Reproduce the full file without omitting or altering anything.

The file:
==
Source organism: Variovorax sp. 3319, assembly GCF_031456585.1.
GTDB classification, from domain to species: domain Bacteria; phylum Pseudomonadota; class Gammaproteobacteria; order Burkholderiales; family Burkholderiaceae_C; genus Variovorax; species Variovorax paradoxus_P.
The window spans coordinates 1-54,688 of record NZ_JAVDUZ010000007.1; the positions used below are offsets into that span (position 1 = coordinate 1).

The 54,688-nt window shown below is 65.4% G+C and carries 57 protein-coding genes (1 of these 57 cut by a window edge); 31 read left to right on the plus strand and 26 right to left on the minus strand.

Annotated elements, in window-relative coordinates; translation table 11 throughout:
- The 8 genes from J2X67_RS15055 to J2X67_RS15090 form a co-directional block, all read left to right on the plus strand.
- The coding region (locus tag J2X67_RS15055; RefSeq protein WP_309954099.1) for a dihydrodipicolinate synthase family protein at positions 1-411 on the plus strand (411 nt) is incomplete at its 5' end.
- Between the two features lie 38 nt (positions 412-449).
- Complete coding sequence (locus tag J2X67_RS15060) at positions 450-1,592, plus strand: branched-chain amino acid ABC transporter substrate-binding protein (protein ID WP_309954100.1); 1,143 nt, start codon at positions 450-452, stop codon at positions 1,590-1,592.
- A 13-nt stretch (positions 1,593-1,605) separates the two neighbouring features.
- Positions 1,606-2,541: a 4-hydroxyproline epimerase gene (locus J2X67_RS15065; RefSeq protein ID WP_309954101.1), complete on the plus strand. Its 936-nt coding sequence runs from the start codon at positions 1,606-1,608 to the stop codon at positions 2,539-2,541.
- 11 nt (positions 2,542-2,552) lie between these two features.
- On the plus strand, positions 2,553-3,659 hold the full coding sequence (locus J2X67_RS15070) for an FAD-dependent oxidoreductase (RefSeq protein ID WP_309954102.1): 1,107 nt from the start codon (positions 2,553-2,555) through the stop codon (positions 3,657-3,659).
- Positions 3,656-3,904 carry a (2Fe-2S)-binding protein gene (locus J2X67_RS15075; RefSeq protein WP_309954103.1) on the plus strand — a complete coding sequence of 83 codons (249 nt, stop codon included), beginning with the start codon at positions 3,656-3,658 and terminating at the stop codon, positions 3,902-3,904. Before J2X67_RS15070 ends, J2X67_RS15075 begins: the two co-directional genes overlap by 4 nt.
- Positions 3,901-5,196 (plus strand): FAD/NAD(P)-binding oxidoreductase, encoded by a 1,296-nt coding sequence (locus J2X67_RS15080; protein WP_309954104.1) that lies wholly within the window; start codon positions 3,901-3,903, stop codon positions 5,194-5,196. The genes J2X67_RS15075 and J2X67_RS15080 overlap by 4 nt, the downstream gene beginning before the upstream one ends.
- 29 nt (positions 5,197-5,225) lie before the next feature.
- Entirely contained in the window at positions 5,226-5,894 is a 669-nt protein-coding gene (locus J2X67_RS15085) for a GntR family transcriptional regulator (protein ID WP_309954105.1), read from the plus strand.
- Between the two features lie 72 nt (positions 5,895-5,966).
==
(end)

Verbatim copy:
Source organism: Variovorax sp. 3319, assembly GCF_031456585.1.
GTDB classification, from domain to species: domain Bacteria; phylum Pseudomonadota; class Gammaproteobacteria; order Burkholderiales; family Burkholderiaceae_C; genus Variovorax; species Variovorax paradoxus_P.
The window spans coordinates 1-54,688 of record NZ_JAVDUZ010000007.1; the positions used below are offsets into that span (position 1 = coordinate 1).

The 54,688-nt window shown below is 65.4% G+C and carries 57 protein-coding genes (1 of these 57 cut by a window edge); 31 read left to right on the plus strand and 26 right to left on the minus strand.

Annotated elements, in window-relative coordinates; translation table 11 throughout:
- The 8 genes from J2X67_RS15055 to J2X67_RS15090 form a co-directional block, all read left to right on the plus strand.
- The coding region (locus tag J2X67_RS15055; RefSeq protein WP_309954099.1) for a dihydrodipicolinate synthase family protein at positions 1-411 on the plus strand (411 nt) is incomplete at its 5' end.
- Between the two features lie 38 nt (positions 412-449).
- Complete coding sequence (locus tag J2X67_RS15060) at positions 450-1,592, plus strand: branched-chain amino acid ABC transporter substrate-binding protein (protein ID WP_309954100.1); 1,143 nt, start codon at positions 450-452, stop codon at positions 1,590-1,592.
- A 13-nt stretch (positions 1,593-1,605) separates the two neighbouring features.
- Positions 1,606-2,541: a 4-hydroxyproline epimerase gene (locus J2X67_RS15065; RefSeq protein ID WP_309954101.1), complete on the plus strand. Its 936-nt coding sequence runs from the start codon at positions 1,606-1,608 to the stop codon at positions 2,539-2,541.
- 11 nt (positions 2,542-2,552) lie between these two features.
- On the plus strand, positions 2,553-3,659 hold the full coding sequence (locus J2X67_RS15070) for an FAD-dependent oxidoreductase (RefSeq protein ID WP_309954102.1): 1,107 nt from the start codon (positions 2,553-2,555) through the stop codon (positions 3,657-3,659).
- Positions 3,656-3,904 carry a (2Fe-2S)-binding protein gene (locus J2X67_RS15075; RefSeq protein WP_309954103.1) on the plus strand — a complete coding sequence of 83 codons (249 nt, stop codon included), beginning with the start codon at positions 3,656-3,658 and terminating at the stop codon, positions 3,902-3,904. Before J2X67_RS15070 ends, J2X67_RS15075 begins: the two co-directional genes overlap by 4 nt.
- Positions 3,901-5,196 (plus strand): FAD/NAD(P)-binding oxidoreductase, encoded by a 1,296-nt coding sequence (locus J2X67_RS15080; protein WP_309954104.1) that lies wholly within the window; start codon positions 3,901-3,903, stop codon positions 5,194-5,196. The genes J2X67_RS15075 and J2X67_RS15080 overlap by 4 nt, the downstream gene beginning before the upstream one ends.
- 29 nt (positions 5,197-5,225) lie before the next feature.
- Entirely contained in the window at positions 5,226-5,894 is a 669-nt protein-coding gene (locus J2X67_RS15085) for a GntR family transcriptional regulator (protein ID WP_309954105.1), read from the plus strand.
- Between the two features lie 72 nt (positions 5,895-5,966).